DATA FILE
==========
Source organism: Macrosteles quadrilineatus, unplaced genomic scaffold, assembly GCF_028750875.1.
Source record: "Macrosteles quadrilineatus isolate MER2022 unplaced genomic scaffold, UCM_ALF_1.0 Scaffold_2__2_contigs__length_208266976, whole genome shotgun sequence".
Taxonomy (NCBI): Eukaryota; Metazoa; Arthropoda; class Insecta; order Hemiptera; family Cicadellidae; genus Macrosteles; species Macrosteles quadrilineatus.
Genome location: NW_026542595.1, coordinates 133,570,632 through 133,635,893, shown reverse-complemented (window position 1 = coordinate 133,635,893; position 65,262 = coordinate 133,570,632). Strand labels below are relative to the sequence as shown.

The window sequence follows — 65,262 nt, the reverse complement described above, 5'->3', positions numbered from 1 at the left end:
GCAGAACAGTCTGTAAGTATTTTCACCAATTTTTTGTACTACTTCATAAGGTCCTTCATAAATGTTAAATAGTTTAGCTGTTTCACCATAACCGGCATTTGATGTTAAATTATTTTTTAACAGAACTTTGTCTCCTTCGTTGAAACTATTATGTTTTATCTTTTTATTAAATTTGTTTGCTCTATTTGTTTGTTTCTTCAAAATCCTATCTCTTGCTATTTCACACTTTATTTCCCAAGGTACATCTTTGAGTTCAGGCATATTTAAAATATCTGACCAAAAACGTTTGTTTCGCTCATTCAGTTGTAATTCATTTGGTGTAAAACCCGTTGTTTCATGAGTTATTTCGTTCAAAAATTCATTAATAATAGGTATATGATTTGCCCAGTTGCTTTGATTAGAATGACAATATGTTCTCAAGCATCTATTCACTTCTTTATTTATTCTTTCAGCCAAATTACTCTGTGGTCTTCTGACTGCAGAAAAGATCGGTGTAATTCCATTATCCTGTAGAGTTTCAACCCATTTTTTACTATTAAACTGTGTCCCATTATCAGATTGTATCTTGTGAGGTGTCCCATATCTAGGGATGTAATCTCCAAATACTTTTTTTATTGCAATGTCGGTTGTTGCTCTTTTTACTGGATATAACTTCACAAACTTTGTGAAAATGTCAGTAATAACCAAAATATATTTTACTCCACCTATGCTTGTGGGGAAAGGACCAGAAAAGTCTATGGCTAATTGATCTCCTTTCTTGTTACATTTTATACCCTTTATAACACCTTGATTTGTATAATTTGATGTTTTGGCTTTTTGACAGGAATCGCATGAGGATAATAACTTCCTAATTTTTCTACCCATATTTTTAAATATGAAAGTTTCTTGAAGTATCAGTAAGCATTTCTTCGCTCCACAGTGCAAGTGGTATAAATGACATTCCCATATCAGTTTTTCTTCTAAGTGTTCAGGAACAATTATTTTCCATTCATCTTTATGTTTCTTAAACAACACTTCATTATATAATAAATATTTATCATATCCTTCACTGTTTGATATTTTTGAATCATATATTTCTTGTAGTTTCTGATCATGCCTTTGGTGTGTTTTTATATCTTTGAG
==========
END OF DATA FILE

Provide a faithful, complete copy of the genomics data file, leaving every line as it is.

Source organism: Macrosteles quadrilineatus, unplaced genomic scaffold, assembly GCF_028750875.1.
Source record: "Macrosteles quadrilineatus isolate MER2022 unplaced genomic scaffold, UCM_ALF_1.0 Scaffold_2__2_contigs__length_208266976, whole genome shotgun sequence".
Taxonomy (NCBI): Eukaryota; Metazoa; Arthropoda; class Insecta; order Hemiptera; family Cicadellidae; genus Macrosteles; species Macrosteles quadrilineatus.
Genome location: NW_026542595.1, coordinates 133,570,632 through 133,635,893, shown reverse-complemented (window position 1 = coordinate 133,635,893; position 65,262 = coordinate 133,570,632). Strand labels below are relative to the sequence as shown.

The window sequence follows — 65,262 nt, the reverse complement described above, 5'->3', positions numbered from 1 at the left end:
GCAGAACAGTCTGTAAGTATTTTCACCAATTTTTTGTACTACTTCATAAGGTCCTTCATAAATGTTAAATAGTTTAGCTGTTTCACCATAACCGGCATTTGATGTTAAATTATTTTTTAACAGAACTTTGTCTCCTTCGTTGAAACTATTATGTTTTATCTTTTTATTAAATTTGTTTGCTCTATTTGTTTGTTTCTTCAAAATCCTATCTCTTGCTATTTCACACTTTATTTCCCAAGGTACATCTTTGAGTTCAGGCATATTTAAAATATCTGACCAAAAACGTTTGTTTCGCTCATTCAGTTGTAATTCATTTGGTGTAAAACCCGTTGTTTCATGAGTTATTTCGTTCAAAAATTCATTAATAATAGGTATATGATTTGCCCAGTTGCTTTGATTAGAATGACAATATGTTCTCAAGCATCTATTCACTTCTTTATTTATTCTTTCAGCCAAATTACTCTGTGGTCTTCTGACTGCAGAAAAGATCGGTGTAATTCCATTATCCTGTAGAGTTTCAACCCATTTTTTACTATTAAACTGTGTCCCATTATCAGATTGTATCTTGTGAGGTGTCCCATATCTAGGGATGTAATCTCCAAATACTTTTTTTATTGCAATGTCGGTTGTTGCTCTTTTTACTGGATATAACTTCACAAACTTTGTGAAAATGTCAGTAATAACCAAAATATATTTTACTCCACCTATGCTTGTGGGGAAAGGACCAGAAAAGTCTATGGCTAATTGATCTCCTTTCTTGTTACATTTTATACCCTTTATAACACCTTGATTTGTATAATTTGATGTTTTGGCTTTTTGACAGGAATCGCATGAGGATAATAACTTCCTAATTTTTCTACCCATATTTTTAAATATGAAAGTTTCTTGAAGTATCAGTAAGCATTTCTTCGCTCCACAGTGCAAGTGGTATAAATGACATTCCCATATCAGTTTTTCTTCTAAGTGTTCAGGAACAATTATTTTCCATTCATCTTTATGTTTCTTAAACAACACTTCATTATATAATAAATATTTATCATATCCTTCACTGTTTGATATTTTTGAATCATATATTTCTTGTAGTTTCTGATCATGCCTTTGGTGTGTTTTTATATCTTTGAG